Simon: [invalid]
Jean: 620
Me: 620
Lily: 620

Scores: Simon 0, Jean 7 (20), me 22

First break: GRACE BIB ("A card game for babies")

The baby reference is for the CRIB part of CRIBBAGE.

David's talk is about the word magpie.

Round 4: E A N C L U N E O

Jean goes after a lot of vowels, and I'm not entirely sure why.  Was she after a second A for CANNULAE?  Good vision if so -- I was mildly tempted by that as well -- but she would have been done in by the Macquarie if that was her plan.  It does not list an explicit plural form of CANNULA, so it must be assumed to be simply CANNULAS and CANNULAE would not be legal.  I got a bit lucky, there.

As it was, I had CANE, CLEAN, and UNCLEAN.  After time I wrote down NUCLEON ("one of the elementary particles (protons and neutrons) of atomic nuclei") as another seven, but I could not better it.

Everyone else has found UNCLEAN also, although David additionally mentions ENOUNCE ("to announce, declare, or proclaim") as a different seven.

That's all the sevens.  I'll note that if Jean had been content with just the three vowels then the ensuing G and T would have improved the situation with UNTANGLE for eight.


Scores: Simon 7, Jean 14 (27), me 29

Round 5: A O E G T F A S T

I had GATE, AGATE, and AGATES.  I could not better that -- aside from a joking TOASTAGE or GOATFEST -- and so it stayed at six.  After time I observed FETTAS as another possible six.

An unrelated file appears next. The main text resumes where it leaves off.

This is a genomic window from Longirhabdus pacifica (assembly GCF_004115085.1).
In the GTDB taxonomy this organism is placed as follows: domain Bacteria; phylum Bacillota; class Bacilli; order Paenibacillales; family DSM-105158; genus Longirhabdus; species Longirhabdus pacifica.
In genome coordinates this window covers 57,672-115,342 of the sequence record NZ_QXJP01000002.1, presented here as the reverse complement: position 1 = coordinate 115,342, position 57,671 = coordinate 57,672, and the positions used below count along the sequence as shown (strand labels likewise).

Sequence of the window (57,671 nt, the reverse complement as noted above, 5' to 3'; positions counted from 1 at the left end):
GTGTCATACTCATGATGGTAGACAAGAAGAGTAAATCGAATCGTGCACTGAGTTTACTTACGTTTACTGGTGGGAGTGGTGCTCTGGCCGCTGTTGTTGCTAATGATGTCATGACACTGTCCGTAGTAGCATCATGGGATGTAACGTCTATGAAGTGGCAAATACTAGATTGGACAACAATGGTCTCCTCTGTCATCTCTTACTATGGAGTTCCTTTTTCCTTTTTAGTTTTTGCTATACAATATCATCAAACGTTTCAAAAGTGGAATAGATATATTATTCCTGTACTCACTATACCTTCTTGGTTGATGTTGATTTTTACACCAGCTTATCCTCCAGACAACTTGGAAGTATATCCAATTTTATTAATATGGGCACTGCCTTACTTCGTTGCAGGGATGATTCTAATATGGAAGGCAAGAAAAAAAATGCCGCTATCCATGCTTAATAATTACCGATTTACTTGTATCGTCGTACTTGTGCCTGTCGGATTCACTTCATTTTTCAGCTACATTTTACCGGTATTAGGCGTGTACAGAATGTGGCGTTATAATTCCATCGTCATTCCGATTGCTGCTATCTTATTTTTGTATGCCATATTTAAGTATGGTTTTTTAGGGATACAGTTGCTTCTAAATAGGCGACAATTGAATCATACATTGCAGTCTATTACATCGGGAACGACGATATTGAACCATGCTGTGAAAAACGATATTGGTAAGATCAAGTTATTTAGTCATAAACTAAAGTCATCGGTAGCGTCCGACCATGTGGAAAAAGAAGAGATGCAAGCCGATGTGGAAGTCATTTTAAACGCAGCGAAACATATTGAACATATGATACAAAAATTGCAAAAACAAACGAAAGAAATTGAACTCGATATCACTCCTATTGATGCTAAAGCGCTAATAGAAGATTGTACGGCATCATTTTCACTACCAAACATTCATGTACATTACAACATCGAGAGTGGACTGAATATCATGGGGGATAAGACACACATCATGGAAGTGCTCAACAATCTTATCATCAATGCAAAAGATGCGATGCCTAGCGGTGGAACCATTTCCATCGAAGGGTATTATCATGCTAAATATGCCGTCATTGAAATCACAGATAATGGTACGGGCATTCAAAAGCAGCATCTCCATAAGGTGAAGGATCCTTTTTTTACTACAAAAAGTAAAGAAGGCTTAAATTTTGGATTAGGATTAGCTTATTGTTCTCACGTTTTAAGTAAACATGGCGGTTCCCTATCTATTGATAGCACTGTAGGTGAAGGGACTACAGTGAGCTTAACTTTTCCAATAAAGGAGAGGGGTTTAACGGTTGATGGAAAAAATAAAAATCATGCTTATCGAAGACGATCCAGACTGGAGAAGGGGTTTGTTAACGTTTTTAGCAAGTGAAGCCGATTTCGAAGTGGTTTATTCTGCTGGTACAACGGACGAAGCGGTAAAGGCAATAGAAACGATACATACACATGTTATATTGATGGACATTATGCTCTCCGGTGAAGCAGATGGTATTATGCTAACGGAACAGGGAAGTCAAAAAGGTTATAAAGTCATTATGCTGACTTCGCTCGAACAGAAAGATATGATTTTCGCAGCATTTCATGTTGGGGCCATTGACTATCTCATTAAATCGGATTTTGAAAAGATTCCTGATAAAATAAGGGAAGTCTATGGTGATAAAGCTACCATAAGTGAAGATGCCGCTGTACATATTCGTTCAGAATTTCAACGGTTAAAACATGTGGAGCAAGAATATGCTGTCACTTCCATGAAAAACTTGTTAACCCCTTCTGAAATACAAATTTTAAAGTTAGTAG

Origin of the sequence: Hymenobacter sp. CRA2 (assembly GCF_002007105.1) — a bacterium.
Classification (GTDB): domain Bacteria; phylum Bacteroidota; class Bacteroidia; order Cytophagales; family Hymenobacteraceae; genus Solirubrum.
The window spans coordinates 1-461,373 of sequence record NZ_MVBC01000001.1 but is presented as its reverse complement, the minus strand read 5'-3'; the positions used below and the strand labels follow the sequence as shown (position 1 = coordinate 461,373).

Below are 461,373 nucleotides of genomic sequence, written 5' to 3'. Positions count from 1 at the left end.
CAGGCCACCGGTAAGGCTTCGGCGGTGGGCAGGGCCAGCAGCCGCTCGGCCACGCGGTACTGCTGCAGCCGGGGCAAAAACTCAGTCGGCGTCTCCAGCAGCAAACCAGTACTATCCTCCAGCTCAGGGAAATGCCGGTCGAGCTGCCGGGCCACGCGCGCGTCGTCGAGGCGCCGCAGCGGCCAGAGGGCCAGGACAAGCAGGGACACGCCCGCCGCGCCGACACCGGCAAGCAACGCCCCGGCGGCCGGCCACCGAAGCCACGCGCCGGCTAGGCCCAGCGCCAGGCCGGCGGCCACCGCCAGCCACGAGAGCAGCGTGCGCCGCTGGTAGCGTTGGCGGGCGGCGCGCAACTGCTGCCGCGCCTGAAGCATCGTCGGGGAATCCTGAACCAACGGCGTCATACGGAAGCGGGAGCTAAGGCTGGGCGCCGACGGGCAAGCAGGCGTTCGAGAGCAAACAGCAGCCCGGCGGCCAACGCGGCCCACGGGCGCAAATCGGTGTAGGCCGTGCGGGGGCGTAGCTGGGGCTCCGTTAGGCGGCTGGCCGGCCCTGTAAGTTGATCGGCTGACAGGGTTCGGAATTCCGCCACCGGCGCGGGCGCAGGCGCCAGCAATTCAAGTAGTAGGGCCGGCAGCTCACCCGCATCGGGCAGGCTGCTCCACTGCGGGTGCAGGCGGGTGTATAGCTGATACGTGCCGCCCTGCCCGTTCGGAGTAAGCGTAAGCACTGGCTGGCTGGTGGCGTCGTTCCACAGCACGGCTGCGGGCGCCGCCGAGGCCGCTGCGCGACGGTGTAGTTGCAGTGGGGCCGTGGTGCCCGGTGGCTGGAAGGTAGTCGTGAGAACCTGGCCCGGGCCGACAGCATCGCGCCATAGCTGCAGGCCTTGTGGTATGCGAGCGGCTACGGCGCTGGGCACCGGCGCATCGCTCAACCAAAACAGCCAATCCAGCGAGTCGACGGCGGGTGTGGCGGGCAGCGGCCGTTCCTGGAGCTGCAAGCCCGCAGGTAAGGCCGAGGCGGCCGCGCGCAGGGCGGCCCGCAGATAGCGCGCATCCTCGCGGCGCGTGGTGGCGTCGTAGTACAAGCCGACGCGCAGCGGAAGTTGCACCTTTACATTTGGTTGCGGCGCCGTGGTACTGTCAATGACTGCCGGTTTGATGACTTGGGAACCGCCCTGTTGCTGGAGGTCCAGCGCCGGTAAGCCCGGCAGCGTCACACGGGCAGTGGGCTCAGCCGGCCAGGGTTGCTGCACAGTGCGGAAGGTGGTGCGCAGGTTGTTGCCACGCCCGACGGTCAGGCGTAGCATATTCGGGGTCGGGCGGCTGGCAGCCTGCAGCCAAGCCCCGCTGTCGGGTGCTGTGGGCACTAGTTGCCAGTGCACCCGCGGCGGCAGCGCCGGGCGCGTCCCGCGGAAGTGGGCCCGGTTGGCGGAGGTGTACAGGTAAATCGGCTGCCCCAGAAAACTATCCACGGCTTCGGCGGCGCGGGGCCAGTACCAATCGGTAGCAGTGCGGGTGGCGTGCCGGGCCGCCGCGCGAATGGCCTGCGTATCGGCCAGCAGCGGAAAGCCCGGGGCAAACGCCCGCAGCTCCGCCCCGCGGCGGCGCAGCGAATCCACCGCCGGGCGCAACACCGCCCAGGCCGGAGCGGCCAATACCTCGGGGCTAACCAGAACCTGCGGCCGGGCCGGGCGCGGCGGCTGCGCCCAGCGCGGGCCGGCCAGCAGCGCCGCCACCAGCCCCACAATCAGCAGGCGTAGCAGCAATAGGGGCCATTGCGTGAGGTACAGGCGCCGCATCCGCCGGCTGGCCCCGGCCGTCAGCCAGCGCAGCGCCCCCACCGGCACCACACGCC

Both contestants have found fives that are anagrams of each other: Jean has FEAST while Simon has FATES.  David describes it as a parsimonious mix; he could not better it, although with reference to Friday's talk he had hoped that SOFAGATE would be a scandal involving a couch.  He has reluctantly settled for TOAST as his item.

That surprises me, of course -- I don't actually expect to find longer than David does -- but checking after time shows how unhelpful this mix is.  The only other six is the American spelling FAGOTS (FAGGOT: "a bundle of sticks, twigs, or small branches, etc., bound together, used for fuel, as a fascine for revetment, etc.").

Simon: FATES
David: TOAST

Scores: Simon 7 (12), Jean 14 (32), me 35

Round 6: Target 103 from 75 50 100 6 8 8

It turns out that Jean's favourite combination is also three of each.  The target is extremely low, but it has a sting to it; trying to get a three to offset the hundred by is much harder than one might think.  I tried for some little while without success, having found a few one-aways in the process, and then decided that I needed to write one of them down as a fallback.  I had lost track of them, though, and it took me more precious seconds to unearth one and get 104 = 100 + (6*50)/75 written down as a fallback.